Why Shareholders Should Cheer -- Not Jeer -- This Company

Source: 401(K) 2013.

A piece of stock represents ownership in a business. How much ownership you get for each share of stock depends entirely on how many shares there are. If there are 100 million shares of stock outstanding, one share isn't worth much. But if there are only 100 shares, one share can be worth quite a bit.

We've grown accustomed to the idea that the existence of more outstanding shares is always bad, while the existence of fewer shares is always good. But this couldn't be further from the truth. In fact, some companies can make shareholders wealthier by issuing new shares of stock.

This company sold 15 million new shares
This week, business development company Fifth Street Capital (NASDAQ: FSC  ) issued 15,000,000 new shares to sell at $10.31 each.

News of the transaction sent its stock down by more than 4% at the opening bell. Investors may have gotten ahead of themselves, however -- this new stock sale was good!

Fifth Street Capital reported a net asset value of $9.90 per share as of the last quarter. By selling stock at $10.31, it expanded its balance sheet without diluting the holdings of current investors.

Fifth Street Capital will likely receive right around $9.90 per share after factoring in underwriting fees. It's a wash -- new shares have not in any way diluted the holdings of existing shareholders. Rather, Fifth Street Capital was able to use its premium share price to raise cash as it enters its busiest time of the year: the fourth calendar quarter.

Other serial stock issuers
Business development companies (BDC) are constant share issuers by design because they cannot retain earnings to grow. Virtually all earnings have to be paid out as dividends to avoid income taxation.

Thus, the only way for a BDC to grow is to issue shares to the public, hopefully at a premium. In August, Main Street Capital (NYSE: MAIN  ) used its high share price to sell 4.6 million shares at $29.75 per share. The company last reported a net asset value (NAV) of $18.72 per share prior to the secondary offering.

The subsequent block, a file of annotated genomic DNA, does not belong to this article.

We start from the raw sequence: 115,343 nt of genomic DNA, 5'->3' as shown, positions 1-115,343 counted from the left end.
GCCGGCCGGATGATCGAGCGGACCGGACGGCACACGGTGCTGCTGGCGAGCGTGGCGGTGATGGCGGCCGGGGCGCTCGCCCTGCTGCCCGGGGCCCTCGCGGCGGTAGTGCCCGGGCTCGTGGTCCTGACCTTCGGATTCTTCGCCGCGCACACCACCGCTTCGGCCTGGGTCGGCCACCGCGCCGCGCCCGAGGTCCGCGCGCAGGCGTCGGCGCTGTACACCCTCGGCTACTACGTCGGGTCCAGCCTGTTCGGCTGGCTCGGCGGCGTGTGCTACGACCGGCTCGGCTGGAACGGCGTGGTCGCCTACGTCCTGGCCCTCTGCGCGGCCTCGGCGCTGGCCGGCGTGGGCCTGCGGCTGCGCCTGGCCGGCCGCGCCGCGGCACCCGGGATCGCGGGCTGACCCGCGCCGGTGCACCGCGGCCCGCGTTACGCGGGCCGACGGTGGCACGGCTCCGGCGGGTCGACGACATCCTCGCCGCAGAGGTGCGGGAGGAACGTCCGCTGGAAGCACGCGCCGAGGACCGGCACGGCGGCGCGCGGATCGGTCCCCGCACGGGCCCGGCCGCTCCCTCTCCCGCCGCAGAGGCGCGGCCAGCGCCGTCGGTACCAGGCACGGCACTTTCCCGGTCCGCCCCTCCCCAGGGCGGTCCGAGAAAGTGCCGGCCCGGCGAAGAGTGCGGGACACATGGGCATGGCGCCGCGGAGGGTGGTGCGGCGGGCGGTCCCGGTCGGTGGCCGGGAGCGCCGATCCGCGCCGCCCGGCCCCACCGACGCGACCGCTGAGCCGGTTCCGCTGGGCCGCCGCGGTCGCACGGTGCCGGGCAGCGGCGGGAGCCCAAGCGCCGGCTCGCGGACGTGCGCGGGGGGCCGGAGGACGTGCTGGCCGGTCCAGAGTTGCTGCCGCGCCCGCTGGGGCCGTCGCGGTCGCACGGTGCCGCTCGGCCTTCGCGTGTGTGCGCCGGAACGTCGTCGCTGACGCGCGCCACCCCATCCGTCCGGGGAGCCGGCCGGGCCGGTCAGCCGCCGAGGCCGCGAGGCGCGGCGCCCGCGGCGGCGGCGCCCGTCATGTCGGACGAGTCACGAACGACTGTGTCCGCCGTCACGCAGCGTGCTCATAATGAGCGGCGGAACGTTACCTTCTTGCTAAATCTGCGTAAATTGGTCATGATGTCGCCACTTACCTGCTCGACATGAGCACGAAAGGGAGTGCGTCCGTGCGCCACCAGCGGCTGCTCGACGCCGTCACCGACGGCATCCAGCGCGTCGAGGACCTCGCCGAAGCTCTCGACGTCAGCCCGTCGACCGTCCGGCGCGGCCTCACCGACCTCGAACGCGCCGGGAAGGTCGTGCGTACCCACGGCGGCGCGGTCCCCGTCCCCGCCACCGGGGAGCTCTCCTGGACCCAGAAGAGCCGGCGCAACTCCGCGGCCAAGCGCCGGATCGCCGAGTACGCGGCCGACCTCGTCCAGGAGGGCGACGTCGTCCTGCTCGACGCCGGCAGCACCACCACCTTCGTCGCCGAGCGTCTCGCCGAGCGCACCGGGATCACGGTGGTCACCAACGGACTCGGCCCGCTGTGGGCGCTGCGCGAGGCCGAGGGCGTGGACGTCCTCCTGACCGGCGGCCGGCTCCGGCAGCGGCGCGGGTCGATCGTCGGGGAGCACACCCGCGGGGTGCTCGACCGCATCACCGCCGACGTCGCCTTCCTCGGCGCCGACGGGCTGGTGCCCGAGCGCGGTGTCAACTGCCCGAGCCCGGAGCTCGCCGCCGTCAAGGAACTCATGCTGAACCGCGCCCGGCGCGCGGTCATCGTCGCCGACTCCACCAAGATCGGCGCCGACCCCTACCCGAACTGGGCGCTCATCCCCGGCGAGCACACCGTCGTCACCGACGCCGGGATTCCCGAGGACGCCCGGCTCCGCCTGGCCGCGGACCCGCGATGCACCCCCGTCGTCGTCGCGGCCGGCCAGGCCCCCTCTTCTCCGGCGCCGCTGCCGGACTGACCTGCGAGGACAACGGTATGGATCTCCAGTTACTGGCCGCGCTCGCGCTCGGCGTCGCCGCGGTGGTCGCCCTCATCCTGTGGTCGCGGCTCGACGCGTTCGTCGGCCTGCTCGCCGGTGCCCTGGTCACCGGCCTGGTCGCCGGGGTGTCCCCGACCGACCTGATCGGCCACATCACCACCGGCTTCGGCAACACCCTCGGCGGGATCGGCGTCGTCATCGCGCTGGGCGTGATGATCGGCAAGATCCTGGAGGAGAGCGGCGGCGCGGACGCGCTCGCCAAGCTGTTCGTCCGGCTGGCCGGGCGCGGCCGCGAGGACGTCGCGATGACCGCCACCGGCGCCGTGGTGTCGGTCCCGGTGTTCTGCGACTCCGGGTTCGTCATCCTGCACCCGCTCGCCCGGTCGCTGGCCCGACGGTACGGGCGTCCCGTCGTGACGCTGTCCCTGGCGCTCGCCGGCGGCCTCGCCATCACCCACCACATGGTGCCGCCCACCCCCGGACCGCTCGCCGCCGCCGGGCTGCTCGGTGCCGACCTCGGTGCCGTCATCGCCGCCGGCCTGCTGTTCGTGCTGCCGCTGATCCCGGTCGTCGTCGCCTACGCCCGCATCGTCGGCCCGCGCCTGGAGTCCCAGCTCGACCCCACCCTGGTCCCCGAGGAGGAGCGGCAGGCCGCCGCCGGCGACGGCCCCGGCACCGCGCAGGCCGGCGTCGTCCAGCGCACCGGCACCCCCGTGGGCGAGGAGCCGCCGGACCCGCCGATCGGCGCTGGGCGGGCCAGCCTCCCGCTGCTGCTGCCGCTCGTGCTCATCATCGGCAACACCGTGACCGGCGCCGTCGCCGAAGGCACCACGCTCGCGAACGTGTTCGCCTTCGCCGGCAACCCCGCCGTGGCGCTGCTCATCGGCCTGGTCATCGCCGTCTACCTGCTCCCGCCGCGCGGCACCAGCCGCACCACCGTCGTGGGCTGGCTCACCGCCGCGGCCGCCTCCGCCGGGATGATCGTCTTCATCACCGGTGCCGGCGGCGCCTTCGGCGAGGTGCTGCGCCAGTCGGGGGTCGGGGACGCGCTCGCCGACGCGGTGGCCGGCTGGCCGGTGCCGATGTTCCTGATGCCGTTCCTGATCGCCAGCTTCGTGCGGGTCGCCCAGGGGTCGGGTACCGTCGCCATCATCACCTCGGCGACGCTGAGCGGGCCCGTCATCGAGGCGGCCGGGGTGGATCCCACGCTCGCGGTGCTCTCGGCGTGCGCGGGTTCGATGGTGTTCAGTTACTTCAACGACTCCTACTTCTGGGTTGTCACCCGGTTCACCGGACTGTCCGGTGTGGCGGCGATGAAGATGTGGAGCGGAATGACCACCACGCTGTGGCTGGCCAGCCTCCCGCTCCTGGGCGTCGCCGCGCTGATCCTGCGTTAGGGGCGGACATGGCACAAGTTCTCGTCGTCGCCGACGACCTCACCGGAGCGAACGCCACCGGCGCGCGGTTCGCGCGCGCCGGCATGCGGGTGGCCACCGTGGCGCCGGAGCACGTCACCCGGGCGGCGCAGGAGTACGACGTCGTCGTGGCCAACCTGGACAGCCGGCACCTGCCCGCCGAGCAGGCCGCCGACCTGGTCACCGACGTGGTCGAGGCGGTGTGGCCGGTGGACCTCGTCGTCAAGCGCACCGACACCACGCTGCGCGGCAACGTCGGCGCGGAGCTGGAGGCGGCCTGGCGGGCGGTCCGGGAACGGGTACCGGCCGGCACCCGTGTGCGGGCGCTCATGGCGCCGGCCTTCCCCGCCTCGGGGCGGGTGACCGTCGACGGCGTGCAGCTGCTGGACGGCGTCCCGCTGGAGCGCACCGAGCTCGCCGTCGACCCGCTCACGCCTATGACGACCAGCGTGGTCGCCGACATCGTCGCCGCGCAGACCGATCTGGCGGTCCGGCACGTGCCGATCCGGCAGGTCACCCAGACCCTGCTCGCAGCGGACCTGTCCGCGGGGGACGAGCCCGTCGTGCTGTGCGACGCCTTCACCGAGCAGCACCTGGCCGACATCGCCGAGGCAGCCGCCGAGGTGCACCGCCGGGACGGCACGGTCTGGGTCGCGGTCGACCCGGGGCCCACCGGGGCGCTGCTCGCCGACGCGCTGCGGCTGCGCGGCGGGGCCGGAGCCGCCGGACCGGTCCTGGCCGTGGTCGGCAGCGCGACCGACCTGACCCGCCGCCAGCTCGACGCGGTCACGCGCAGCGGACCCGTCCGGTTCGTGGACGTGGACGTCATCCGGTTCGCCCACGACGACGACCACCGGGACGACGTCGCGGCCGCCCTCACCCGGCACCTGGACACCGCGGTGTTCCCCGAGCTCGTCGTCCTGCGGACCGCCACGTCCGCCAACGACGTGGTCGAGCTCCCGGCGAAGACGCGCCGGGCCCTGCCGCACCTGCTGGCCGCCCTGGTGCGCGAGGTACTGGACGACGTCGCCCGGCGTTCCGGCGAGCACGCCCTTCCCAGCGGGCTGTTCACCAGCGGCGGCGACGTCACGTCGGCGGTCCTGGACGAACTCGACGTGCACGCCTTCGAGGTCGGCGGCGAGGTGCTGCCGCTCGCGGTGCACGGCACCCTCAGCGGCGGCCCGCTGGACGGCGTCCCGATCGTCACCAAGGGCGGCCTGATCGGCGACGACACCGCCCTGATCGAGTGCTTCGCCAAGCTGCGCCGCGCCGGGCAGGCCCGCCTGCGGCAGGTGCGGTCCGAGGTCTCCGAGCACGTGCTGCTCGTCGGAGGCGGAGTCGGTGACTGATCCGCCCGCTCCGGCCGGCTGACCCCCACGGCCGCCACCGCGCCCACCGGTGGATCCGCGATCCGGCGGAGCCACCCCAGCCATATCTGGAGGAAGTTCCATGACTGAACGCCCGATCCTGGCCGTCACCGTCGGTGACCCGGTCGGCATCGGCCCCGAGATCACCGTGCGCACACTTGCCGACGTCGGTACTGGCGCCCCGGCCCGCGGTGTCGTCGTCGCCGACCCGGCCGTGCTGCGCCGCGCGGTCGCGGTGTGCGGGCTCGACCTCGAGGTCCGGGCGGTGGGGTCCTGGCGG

All in all, Main Street Capital was able to raise $131.4 million net of fees and grow potential NAV per share to $19.87 holding all else equal. Just like Fifth Street, Main Street Capital also saw its share price sink by 4% when it announced a secondary offering.

Not all BDCs get walloped when they issue new shares. Prospect Capital (NASDAQ: PSEC  ) is able to issue new shares -- and avoid headlines -- by making quiet use of so-called "at the market" stock sales. Keeping new share offerings hush-hush until the end of the quarter allows Prospect Capital to trade at a near-constant premium to book value while growing its balance sheet day-by-day.

There's only one caveat
The only time new share issuance dilutes the value of existing shares is when the company cannot generate the same or similar earnings with new capital as it can with its existing capital. That doesn't appear to be the case for any of these BDCs.

The truth is, short-term movements from secondary offerings are largely the result of panicked investors and fast-acting traders. Ignore the noise. If you liked the stock before the secondary, you should love it after.

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  • Report this Comment On October 13, 2013, at 1:54 PM, Nomadb wrote:

    The fallacy with this is that FSC stock has been worth ~$10 for years. It went public at $13.00 in 2008 and has bounced around around $10 for the past five years. Issuing more capital to the same management team, at book value or not, seems unlikely to produce good results.

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